By Mike Stanley
Originally posted on Freescale’s The Embedded Beat Blog
When I first joined Freescale’s Sensors team, I did what I usually do when I start working in an area of technology that’s new to me: ask lots of questions, do lots of reading and tinker with the technology. I got a lot of use out of my DEMOQE128 development board, which included an MMA7260Qaccelerometer on the PCB. There’s nothing like looking at the raw data, running it through an algorithm and viewing the results to cement an understanding of the technology.
Later, I gathered an appreciation for the need to be able to reproduce my results from one run to the next. I needed to be able to clearly differentiate the effects of a subtle software change versus simple random input variation of one experiment to the next. I started caching experimentally captured data sets onto my hard drive. I invested in a 3rd party inertial measurement unit and the data sets started piling up. Eventually, I developed a standard set of Matlab scripts and consistent ways to view my data. I showed my data set to my immediate manager, and his reaction was “we should share this.”
Today, we are doing just that: “Sample Data Sets for Inertial and Magnetic Sensors” is now available on Freescale’s web site. The company is releasing raw data files, Matlab scripts, and full report under a Creative Commons Attribution-NonCommercial-ShareAlike 3.0 Unported License. You can download the entire package as a zip file here.
I’ll be using various data sets from this collection in future blog discussions. Today, I would simply like to walk you through the organization of the data. I’ve annotated a screen dump of the collection web page in the “View 1″ graphic above. Items labeled in the figure include:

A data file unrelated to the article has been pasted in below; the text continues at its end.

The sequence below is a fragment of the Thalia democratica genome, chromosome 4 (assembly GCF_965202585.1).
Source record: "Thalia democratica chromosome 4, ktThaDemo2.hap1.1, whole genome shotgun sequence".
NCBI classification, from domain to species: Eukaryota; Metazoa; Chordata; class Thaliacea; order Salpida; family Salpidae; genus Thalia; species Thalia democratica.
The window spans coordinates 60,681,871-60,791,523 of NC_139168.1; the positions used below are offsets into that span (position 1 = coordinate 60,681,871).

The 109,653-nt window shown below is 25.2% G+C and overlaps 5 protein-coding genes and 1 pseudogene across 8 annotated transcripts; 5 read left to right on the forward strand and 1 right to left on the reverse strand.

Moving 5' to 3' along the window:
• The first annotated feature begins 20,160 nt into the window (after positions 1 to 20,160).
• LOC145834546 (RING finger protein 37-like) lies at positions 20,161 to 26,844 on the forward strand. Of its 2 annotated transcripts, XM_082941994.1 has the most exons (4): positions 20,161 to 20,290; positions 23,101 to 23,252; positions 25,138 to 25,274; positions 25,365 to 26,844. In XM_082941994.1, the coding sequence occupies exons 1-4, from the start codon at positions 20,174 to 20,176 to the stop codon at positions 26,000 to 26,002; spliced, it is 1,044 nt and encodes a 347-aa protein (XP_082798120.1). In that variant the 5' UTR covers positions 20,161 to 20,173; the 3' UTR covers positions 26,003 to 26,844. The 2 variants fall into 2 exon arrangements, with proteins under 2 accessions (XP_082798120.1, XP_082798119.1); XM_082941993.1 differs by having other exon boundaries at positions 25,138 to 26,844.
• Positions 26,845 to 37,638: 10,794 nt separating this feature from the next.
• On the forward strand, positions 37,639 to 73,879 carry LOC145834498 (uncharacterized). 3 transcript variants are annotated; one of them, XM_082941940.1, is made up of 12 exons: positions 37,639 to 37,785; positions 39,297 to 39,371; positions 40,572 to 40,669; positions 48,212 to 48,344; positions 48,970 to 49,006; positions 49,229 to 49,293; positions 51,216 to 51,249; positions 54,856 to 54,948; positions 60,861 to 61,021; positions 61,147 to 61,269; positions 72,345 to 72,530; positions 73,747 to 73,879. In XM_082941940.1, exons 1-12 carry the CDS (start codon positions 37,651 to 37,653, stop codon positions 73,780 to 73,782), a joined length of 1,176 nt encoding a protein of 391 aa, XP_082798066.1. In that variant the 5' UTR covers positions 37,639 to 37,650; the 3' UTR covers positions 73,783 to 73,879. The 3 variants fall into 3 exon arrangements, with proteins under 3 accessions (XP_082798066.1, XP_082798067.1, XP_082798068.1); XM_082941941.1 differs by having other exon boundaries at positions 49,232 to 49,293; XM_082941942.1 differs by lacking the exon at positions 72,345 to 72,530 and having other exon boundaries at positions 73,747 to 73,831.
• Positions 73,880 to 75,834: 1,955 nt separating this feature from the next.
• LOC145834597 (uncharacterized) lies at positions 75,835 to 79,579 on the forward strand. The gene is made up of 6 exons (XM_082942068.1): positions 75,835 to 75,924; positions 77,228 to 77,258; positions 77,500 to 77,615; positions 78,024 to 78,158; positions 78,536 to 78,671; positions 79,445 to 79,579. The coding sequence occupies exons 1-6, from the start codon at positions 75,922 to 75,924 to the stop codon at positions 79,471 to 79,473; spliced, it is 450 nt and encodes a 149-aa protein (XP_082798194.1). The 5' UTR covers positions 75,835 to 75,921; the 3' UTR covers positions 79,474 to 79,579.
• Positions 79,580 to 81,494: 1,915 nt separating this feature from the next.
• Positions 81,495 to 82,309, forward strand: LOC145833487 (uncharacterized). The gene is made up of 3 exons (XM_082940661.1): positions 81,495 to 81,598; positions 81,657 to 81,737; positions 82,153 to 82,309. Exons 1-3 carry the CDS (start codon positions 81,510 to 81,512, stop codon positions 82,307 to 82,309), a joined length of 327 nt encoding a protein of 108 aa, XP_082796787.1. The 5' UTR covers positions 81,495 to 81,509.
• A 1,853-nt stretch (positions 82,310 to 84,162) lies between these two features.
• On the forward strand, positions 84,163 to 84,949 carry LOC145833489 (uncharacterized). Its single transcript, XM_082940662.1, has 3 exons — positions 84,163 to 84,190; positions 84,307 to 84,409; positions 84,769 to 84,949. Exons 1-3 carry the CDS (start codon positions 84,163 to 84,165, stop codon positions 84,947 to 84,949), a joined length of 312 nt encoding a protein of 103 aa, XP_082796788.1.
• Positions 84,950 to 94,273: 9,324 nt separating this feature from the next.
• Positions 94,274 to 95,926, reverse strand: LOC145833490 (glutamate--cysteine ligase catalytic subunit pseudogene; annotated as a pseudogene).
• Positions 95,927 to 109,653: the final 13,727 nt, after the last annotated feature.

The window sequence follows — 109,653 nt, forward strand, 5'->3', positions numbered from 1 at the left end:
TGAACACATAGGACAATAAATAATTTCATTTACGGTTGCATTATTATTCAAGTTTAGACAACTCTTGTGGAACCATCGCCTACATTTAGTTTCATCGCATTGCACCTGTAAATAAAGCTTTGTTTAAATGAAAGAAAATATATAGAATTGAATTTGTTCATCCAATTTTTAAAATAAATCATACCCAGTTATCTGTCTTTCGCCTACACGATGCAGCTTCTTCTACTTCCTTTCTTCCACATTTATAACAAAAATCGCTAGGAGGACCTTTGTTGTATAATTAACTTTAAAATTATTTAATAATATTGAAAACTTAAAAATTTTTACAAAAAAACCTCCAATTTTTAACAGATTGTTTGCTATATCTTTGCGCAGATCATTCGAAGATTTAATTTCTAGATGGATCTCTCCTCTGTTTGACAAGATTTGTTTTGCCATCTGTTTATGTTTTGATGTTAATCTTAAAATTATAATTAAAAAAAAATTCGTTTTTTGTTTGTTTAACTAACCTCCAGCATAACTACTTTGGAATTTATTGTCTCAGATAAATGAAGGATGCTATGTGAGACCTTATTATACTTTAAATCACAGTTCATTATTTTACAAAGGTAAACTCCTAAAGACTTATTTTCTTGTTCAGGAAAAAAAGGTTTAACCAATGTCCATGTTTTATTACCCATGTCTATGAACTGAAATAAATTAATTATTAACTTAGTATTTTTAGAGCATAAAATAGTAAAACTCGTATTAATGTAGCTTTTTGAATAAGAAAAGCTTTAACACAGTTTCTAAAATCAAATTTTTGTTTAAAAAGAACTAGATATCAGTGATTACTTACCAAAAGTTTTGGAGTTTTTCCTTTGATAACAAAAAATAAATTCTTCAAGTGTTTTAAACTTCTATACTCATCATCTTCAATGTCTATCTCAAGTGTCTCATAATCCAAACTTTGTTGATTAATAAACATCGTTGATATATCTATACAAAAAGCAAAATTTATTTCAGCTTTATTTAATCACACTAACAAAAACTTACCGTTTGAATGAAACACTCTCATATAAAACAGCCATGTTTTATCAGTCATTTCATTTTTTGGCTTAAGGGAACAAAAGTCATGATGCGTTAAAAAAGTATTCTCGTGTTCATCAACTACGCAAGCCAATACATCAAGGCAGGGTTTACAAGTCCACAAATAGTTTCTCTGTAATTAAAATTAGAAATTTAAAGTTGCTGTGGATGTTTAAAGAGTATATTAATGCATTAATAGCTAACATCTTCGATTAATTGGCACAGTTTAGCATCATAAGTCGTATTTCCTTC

- Data sets are groupled into one of five categories:
- Actions – example: picking up an object
- Environment – examples: freefall, orientation
- Events – example: laptop falling from desk
- Gestures – examples: tap, double tap
- Locomotion – example: pedometry
View 2 above illustrates a few more features present in reports:
- We’ve calculated minimum, maximum and range (= maximum – minimum) for X, Y & Z orientations for acceleration, angular velocity and magnetic sensors.
- Some brief notes are included that describe what was being measured.
- Some of the data sets will include one or more illustrations to further elaborate on the measurements. In the example above, the IMU was lying stationary in the back seat of my car while my wife and I ran some errands. The figure gives an indication of the route we traveled.
And finally, we get to the data plots:
- Acceleration versus time
- Power spectral density plot of acceleration readings
- Magnetic sensor readings versus time
- Power spectral density plot of magnetic sensor readings
- (not shown) Angular velocity versus time
- (not shown) Power spectral density plot of angular velocity readings
Future postings will explore the various data sets in this collection. A lot of people know what accelerometers, gyros and/or magnetometers are in theory. But many of you haven’t had the chance to actually see what the sensor output signals look like. So let’s address that! Please use and share the information you find here. Play with the data, apply your own filters, and let your imagination run wild with ideas for new applications.